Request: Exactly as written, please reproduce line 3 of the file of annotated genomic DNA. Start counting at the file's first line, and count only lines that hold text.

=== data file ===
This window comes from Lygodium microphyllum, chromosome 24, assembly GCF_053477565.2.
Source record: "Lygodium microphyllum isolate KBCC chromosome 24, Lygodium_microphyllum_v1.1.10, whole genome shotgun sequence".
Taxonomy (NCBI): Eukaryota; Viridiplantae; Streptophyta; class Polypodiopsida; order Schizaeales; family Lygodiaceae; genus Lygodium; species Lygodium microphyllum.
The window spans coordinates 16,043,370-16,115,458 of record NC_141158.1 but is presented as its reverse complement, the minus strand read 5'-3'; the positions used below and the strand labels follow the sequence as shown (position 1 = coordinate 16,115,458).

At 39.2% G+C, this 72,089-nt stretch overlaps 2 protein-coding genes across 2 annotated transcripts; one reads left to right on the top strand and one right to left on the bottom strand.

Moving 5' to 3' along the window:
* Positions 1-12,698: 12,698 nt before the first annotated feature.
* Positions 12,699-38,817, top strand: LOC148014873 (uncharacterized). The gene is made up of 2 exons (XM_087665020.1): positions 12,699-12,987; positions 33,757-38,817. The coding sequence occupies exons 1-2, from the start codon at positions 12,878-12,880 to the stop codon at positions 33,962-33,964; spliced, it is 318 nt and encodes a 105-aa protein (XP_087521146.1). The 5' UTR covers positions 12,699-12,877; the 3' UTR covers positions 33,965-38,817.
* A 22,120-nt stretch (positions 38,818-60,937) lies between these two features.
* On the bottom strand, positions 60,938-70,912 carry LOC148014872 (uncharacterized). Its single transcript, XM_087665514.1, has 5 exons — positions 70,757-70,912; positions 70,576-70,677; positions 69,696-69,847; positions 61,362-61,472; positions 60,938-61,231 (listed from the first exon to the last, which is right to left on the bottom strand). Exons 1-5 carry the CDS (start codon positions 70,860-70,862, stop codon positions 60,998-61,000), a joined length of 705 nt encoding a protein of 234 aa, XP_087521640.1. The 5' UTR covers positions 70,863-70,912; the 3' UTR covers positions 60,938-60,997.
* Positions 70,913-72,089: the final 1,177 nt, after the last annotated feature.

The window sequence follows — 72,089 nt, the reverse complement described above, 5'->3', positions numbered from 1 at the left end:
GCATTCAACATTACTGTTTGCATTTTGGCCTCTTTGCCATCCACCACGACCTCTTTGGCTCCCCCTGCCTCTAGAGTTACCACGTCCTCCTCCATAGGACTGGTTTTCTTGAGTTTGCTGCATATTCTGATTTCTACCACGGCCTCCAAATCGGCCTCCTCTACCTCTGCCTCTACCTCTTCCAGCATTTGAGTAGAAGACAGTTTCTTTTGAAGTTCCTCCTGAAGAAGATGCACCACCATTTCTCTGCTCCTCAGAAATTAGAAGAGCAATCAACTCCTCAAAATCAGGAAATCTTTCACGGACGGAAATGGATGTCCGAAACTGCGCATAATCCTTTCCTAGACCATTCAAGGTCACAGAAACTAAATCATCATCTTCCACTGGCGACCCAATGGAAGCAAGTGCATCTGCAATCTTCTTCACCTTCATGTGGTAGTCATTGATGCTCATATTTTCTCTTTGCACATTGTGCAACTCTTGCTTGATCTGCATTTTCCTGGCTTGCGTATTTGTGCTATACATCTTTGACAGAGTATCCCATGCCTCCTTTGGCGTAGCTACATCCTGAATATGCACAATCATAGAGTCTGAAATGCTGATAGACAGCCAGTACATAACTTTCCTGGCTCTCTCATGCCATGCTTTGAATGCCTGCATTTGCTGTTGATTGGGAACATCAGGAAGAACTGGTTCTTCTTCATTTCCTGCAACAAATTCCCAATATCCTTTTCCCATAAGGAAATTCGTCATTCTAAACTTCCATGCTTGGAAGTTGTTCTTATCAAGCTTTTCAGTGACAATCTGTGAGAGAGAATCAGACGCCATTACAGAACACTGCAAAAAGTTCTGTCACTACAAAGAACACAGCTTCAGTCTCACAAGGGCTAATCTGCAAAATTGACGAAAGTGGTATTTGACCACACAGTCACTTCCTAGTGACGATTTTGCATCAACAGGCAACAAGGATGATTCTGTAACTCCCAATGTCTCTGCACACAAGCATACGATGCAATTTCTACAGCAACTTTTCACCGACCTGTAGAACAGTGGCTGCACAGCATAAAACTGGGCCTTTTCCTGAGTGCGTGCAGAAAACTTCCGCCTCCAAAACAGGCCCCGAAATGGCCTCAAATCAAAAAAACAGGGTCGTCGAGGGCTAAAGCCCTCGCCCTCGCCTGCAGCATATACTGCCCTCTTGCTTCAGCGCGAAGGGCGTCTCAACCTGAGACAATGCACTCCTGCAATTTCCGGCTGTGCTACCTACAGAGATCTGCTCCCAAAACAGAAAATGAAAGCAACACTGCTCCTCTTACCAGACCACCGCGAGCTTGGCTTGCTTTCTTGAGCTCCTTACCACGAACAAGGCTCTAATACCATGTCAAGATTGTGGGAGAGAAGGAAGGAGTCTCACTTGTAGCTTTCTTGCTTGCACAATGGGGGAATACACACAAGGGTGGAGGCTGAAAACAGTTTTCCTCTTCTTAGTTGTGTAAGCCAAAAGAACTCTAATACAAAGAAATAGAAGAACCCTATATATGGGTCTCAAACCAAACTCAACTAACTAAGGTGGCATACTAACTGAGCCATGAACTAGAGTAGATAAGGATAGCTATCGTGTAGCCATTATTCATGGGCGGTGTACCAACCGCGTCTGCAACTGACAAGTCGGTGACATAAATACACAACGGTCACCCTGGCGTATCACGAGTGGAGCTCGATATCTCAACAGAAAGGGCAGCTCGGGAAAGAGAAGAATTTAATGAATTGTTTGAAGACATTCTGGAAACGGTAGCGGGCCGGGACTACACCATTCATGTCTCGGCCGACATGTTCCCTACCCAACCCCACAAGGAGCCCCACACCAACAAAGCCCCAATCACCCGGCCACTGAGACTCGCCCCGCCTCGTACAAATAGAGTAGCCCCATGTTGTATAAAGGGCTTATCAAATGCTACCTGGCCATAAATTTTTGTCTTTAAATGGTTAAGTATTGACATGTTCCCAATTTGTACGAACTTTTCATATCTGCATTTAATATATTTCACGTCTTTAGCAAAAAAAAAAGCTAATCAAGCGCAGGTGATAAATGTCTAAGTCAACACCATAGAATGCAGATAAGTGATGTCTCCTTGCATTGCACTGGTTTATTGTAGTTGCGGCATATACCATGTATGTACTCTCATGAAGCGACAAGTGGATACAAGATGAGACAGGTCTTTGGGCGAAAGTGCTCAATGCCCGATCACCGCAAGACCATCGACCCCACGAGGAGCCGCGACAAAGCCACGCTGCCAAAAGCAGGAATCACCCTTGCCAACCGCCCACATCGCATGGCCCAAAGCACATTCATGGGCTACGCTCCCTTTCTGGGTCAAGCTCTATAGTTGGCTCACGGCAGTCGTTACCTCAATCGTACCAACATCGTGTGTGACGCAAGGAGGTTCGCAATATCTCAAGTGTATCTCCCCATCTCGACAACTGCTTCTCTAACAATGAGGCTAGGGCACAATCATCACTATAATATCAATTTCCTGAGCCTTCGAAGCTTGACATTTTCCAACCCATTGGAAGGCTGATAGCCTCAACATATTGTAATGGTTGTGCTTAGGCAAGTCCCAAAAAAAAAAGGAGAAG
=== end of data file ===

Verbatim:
Taxonomy (NCBI): Eukaryota; Viridiplantae; Streptophyta; class Polypodiopsida; order Schizaeales; family Lygodiaceae; genus Lygodium; species Lygodium microphyllum.